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Unix for Mac OS X Users unlocks the powerful capabilities of Unix that underlie Mac OS X, teaching how to use command-line syntax to perform common tasks such as file management, data entry, and text manipulation. The course teaches Unix from the ground up, starting with the basics of the command line and graduating to powerful, advanced tools like grep, sed, and xargs. The course shows how to enter commands in Terminal to create, move, copy, and delete files and folders; change file ownership and permissions; view and stop command and application processes; find and edit data within files; and use command-line shortcuts to speed up workflow. Exercise files accompany the course.
In this chapter, we are going to be looking at useful commands that we can use in Unix, and I want to start us off by looking at useful system information commands. The first one we'll look at it is probably the simplest, which is just simply date and that tells you the current date. That's a nice handy thing. If you want to know what the current date is, you just type date and it tells you. Keep in mind that this value is the date that the computer has been set to, which is not necessarily correct. Hopefully, we did set our Mac up to have the correct date, but it's essentially the same date that you would see up here on your Mac if you had a clock display. You would set this value via the system preferences and the date and time settings.
So that's what it's telling you. This is the date the system thinks it is. We also have uptime. That's going to report to us the time that it's been turned on. You can see that I've been up for three hours. So for three hours I've had Unix up and running. That's the time since I booted my computer. It tells you also the time here. Don't need to worry about the load averages here. That's letting you know just sort of how well the system is performing. You won't need to worry about that. Notice that it says 2 users. You may be thinking, well, wait a minute! 2 users? Why are there two users? Well, we can actually use a couple of other commands.
Let's use users and that shows you just one user. So wait a minute, so that doesn't seem to match. Or who. who shows us a list of all users and what they're doing and it doesn't de-dupe it. users de-duped the 2. There is actually two Kevins logged in. One of them is the Terminal program that I am using now when I open up a new bash shell. But keep in mind that I also have the Finder running here, which is also interfacing with Unix. So it has to be logged in as Kevin as well. So those are the two users, the one that's sort of outside here in the Finder and the one that's inside this window.
I am going to actually open up a new Terminal window and then from here you will see now we have a second one. We can type who. You can see now we have three. There is ttys000, which is this other one over here and the other one has been called ttys001. So that's how it keeps them straight. So who shows you each of these occurrences every time that I log in, whereas if you just type users, it just shows you the one user, Kevin. It doesn't care the fact that there are several of them. So those are useful commands. uptime, users, and who. We also have uname, which returns the operating system name.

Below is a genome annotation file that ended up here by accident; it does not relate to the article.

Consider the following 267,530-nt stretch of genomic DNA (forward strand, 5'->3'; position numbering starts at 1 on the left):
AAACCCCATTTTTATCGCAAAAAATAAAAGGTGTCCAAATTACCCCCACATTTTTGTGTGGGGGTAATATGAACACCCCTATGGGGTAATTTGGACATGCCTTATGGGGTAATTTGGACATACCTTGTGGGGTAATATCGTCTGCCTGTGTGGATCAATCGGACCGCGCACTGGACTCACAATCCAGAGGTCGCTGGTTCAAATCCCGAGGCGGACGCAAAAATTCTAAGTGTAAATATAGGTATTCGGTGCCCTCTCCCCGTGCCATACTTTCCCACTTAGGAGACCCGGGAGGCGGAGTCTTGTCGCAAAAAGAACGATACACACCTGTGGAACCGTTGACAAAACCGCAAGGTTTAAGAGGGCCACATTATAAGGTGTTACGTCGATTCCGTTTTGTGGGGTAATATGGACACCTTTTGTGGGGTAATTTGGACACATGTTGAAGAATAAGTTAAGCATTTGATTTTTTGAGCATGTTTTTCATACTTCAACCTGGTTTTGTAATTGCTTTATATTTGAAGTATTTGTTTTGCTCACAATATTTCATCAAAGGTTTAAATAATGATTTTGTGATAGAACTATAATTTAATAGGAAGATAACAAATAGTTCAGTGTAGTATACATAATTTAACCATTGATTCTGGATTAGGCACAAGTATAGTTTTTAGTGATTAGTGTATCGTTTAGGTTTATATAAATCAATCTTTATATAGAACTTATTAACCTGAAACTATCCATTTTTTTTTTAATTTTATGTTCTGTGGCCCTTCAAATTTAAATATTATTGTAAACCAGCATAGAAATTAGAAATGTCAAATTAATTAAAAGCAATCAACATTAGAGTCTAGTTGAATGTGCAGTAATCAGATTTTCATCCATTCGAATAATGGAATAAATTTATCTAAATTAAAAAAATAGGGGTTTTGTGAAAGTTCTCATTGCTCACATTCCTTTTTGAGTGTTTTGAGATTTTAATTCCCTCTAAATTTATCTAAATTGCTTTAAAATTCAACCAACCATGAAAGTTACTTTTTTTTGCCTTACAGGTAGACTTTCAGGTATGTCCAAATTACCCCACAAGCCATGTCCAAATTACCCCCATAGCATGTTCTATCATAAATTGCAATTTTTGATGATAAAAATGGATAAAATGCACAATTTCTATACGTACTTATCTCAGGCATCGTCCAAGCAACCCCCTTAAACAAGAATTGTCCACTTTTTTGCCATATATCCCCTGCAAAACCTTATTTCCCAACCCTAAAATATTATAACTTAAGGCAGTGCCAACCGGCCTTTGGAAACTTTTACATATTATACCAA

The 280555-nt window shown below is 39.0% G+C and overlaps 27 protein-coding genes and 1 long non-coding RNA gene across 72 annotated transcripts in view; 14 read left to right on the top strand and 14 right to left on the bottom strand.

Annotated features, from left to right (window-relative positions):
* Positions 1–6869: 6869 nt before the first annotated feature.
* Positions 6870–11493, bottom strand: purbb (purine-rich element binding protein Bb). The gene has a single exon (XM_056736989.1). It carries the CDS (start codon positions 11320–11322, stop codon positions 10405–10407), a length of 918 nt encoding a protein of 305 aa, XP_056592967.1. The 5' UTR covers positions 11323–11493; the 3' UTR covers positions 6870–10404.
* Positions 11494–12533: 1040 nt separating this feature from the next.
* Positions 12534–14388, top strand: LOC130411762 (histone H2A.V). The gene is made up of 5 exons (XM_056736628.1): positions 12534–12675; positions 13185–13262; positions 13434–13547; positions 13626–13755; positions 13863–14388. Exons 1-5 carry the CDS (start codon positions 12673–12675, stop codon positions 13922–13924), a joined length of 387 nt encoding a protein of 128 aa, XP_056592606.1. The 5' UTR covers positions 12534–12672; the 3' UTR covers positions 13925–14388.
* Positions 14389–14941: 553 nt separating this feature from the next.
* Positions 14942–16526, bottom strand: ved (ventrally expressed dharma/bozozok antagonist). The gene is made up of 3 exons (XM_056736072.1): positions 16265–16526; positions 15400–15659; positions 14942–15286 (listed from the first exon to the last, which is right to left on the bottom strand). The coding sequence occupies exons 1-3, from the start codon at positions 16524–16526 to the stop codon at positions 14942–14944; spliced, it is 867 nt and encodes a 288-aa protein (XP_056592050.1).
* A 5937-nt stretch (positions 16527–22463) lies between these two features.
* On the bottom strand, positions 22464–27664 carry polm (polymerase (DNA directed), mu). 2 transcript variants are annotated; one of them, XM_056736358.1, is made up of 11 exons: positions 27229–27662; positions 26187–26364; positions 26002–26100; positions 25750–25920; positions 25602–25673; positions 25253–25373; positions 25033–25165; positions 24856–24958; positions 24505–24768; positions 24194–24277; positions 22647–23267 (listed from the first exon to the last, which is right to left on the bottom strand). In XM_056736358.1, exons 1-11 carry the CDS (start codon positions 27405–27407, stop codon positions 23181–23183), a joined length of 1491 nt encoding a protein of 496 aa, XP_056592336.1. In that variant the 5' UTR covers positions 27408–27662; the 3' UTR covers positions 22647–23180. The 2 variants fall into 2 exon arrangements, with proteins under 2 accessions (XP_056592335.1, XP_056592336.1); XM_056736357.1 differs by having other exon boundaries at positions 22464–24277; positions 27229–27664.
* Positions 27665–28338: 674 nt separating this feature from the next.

Now, you may be like "Wait a minute! Darwin? I thought I was using Mac OS X." Remember when we talked about back, when we said what is Unix? Darwin is the name that Apple gives to their version of Unix with all the extra code that they've added in on top of it. All the proprietary stuff as well as the open-source stuff altogether is called Darwin. So that is the version of Unix that we are running. OS X is running on top of that. We are talking about the Unix name. That's the u in front of it. uname is Darwin. We also can pass in some options here. uname, dash, and the options are mnrsv and p and that will return all sorts of information to us, not just the operating system but you can see it tells me 10.6 is what I am running.
It gives me real specific information about the release that I'm running. It tells me my processor, the hardware that I'm running on, and actually a shortcut for all of those. For everything except the P is the A option. That does mnrs and v altogether. P is the processor, and that's the second. You can see that those are actually the same, the last two entries there but that will do the same thing for you. You can check the man pages to see what all those are but that just gives you a little more information about the system that it's running on. We also can use hostname and domainname. Those are more useful when you're in a networked environment.
The hostname would be the host that we are on and domainname for me is not set to anything but on a web server or some kind of a shared Unix work server, those might return something more useful to you. So together those commands make up some tools that we have to find out some basic system information.
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